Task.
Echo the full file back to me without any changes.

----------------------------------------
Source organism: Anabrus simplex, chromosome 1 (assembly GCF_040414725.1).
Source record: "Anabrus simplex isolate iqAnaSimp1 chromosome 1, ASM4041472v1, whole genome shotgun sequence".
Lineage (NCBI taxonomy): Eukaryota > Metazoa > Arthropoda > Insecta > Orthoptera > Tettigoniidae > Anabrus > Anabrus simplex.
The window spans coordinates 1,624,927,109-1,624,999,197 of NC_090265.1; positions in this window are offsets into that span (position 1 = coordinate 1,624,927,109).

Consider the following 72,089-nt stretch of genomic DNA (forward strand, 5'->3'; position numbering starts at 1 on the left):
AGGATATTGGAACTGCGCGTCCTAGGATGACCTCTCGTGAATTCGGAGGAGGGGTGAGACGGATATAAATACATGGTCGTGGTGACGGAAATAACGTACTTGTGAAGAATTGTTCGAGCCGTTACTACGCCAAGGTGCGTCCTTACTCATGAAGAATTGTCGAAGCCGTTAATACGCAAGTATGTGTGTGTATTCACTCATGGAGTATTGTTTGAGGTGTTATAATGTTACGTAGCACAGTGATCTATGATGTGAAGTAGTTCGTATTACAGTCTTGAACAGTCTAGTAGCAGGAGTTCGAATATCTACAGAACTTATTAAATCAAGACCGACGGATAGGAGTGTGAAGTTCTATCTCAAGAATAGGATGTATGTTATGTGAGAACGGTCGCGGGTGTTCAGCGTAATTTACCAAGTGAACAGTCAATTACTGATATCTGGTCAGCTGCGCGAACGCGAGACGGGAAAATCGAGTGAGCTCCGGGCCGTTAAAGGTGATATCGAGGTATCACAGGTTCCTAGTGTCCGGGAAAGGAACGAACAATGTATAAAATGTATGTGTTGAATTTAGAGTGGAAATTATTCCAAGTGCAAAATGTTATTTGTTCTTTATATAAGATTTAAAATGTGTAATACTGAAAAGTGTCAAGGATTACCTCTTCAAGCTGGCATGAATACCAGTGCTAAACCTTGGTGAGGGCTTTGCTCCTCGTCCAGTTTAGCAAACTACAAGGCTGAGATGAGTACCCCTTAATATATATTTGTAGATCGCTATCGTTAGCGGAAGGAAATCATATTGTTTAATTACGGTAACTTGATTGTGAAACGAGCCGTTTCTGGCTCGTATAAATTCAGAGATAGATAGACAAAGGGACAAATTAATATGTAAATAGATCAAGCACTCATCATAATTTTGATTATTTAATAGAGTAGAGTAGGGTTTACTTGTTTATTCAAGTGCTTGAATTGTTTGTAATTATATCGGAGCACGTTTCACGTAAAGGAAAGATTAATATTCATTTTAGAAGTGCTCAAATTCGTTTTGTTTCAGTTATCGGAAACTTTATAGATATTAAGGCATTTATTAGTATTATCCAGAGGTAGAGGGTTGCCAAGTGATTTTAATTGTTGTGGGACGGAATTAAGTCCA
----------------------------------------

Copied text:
Source organism: Anabrus simplex, chromosome 1 (assembly GCF_040414725.1).
Source record: "Anabrus simplex isolate iqAnaSimp1 chromosome 1, ASM4041472v1, whole genome shotgun sequence".
Lineage (NCBI taxonomy): Eukaryota > Metazoa > Arthropoda > Insecta > Orthoptera > Tettigoniidae > Anabrus > Anabrus simplex.
The window spans coordinates 1,624,927,109-1,624,999,197 of NC_090265.1; positions in this window are offsets into that span (position 1 = coordinate 1,624,927,109).

Consider the following 72,089-nt stretch of genomic DNA (forward strand, 5'->3'; position numbering starts at 1 on the left):
AGGATATTGGAACTGCGCGTCCTAGGATGACCTCTCGTGAATTCGGAGGAGGGGTGAGACGGATATAAATACATGGTCGTGGTGACGGAAATAACGTACTTGTGAAGAATTGTTCGAGCCGTTACTACGCCAAGGTGCGTCCTTACTCATGAAGAATTGTCGAAGCCGTTAATACGCAAGTATGTGTGTGTATTCACTCATGGAGTATTGTTTGAGGTGTTATAATGTTACGTAGCACAGTGATCTATGATGTGAAGTAGTTCGTATTACAGTCTTGAACAGTCTAGTAGCAGGAGTTCGAATATCTACAGAACTTATTAAATCAAGACCGACGGATAGGAGTGTGAAGTTCTATCTCAAGAATAGGATGTATGTTATGTGAGAACGGTCGCGGGTGTTCAGCGTAATTTACCAAGTGAACAGTCAATTACTGATATCTGGTCAGCTGCGCGAACGCGAGACGGGAAAATCGAGTGAGCTCCGGGCCGTTAAAGGTGATATCGAGGTATCACAGGTTCCTAGTGTCCGGGAAAGGAACGAACAATGTATAAAATGTATGTGTTGAATTTAGAGTGGAAATTATTCCAAGTGCAAAATGTTATTTGTTCTTTATATAAGATTTAAAATGTGTAATACTGAAAAGTGTCAAGGATTACCTCTTCAAGCTGGCATGAATACCAGTGCTAAACCTTGGTGAGGGCTTTGCTCCTCGTCCAGTTTAGCAAACTACAAGGCTGAGATGAGTACCCCTTAATATATATTTGTAGATCGCTATCGTTAGCGGAAGGAAATCATATTGTTTAATTACGGTAACTTGATTGTGAAACGAGCCGTTTCTGGCTCGTATAAATTCAGAGATAGATAGACAAAGGGACAAATTAATATGTAAATAGATCAAGCACTCATCATAATTTTGATTATTTAATAGAGTAGAGTAGGGTTTACTTGTTTATTCAAGTGCTTGAATTGTTTGTAATTATATCGGAGCACGTTTCACGTAAAGGAAAGATTAATATTCATTTTAGAAGTGCTCAAATTCGTTTTGTTTCAGTTATCGGAAACTTTATAGATATTAAGGCATTTATTAGTATTATCCAGAGGTAGAGGGTTGCCAAGTGATTTTAATTGTTGTGGGACGGAATTAAGTCCA